54SSE2 and ARM Neon, for example.
55Our SIMD implementation relies only on the availability of SIMD pack
56operations to efficiently implement the Parabix transform;
57SIMD pack is widely
58available in current SIMD instruction sets.   It is also a special
59case of the more general shuffle operations and hence available
60on any processor that supports byte shuffle.   The Parabix
61approach also has the further advantage that performance scales
62with increasing SIMD instruction width, as illustrated
63by our AVX2 performance results in comparison to SSE2.
64
65It is perhaps surprising that the classic nrgrep application is still
66competitive in performance for expressions that allow the BNDM
67algorithm to perform significant character skipping.     
68Although the length of possible skipping reduces with the
69complexity of the input expression considered, many applications
70of grep searching tend to use simple expressions in practice.
71Nevertheless, the Parabix approach offers consistently high
72performance often faster than nrgrep by a factor
73of 5X or more.
74
75\paragraph*{Ongoing and Future Work} Based on the techniques presented here a fully integrated
76grep version with a dynamic code generator implemented with LLVM
77is being developed by another team working with the Parabix
78technology (Dale Denis, Nigel Medforth, Nick Sumner and Rob Cameron).
79An initial version is available at
80{\tt http://parabix.costar.sfu.ca/icGREP}.
81
82Further work includes the extending the algorithms
83to use MatchStar in Kleene-* repetitions beyond those
84of single characters (bytes).   Each such extension would
85replace while-loop iteration with addition and bitwise logic.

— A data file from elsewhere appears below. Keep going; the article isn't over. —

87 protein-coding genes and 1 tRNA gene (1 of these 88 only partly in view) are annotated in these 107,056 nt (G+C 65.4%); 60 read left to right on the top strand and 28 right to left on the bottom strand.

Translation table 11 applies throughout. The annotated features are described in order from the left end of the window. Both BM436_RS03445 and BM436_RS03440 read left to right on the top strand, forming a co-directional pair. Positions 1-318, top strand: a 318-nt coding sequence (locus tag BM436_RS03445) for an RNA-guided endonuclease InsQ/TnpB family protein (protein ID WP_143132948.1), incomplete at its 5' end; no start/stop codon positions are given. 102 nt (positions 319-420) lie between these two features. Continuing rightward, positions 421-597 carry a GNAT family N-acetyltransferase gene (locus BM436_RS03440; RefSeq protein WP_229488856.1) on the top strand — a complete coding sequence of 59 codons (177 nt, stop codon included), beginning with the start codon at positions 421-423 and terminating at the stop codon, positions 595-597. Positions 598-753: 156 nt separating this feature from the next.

86The UTF-8 example shows this is possible for repetitions of
87variable-length byte sequences having particular synchronizing
88properties, for example.
89
90Future work also includes the dvelopment of multicore versions of the
91underlying algorithms to further accelerate performance and to
92handle regular expression matching problems involving larger rule sets than are
93typically encountered in the grep problem.  Such implementations
94could have useful application in tokenization and network
95intrusion detection for example.   Additional GPGPU implementation
96work could take advantage of specialized instructions available
97on particular platforms but not generally avaiable through OpenCL.
98For both multicore and GPGPU implementations,
99data-parallel division of input streams could benefit from
100techniques such as the principled speculation of Zhao et al
101\cite{DBLP:conf/asplos/ZhaoWS14},
102for example.
103
104Other area of interest include extending the capabilities of
105the underlying method with addition features for substring
106capture, zero-width assertions and possibly
107backreference matching.  Adding Unicode support beyond
108basic Unicode character handling to include full Unicode
109character class support and normalization forms is also
110worth investigating.
111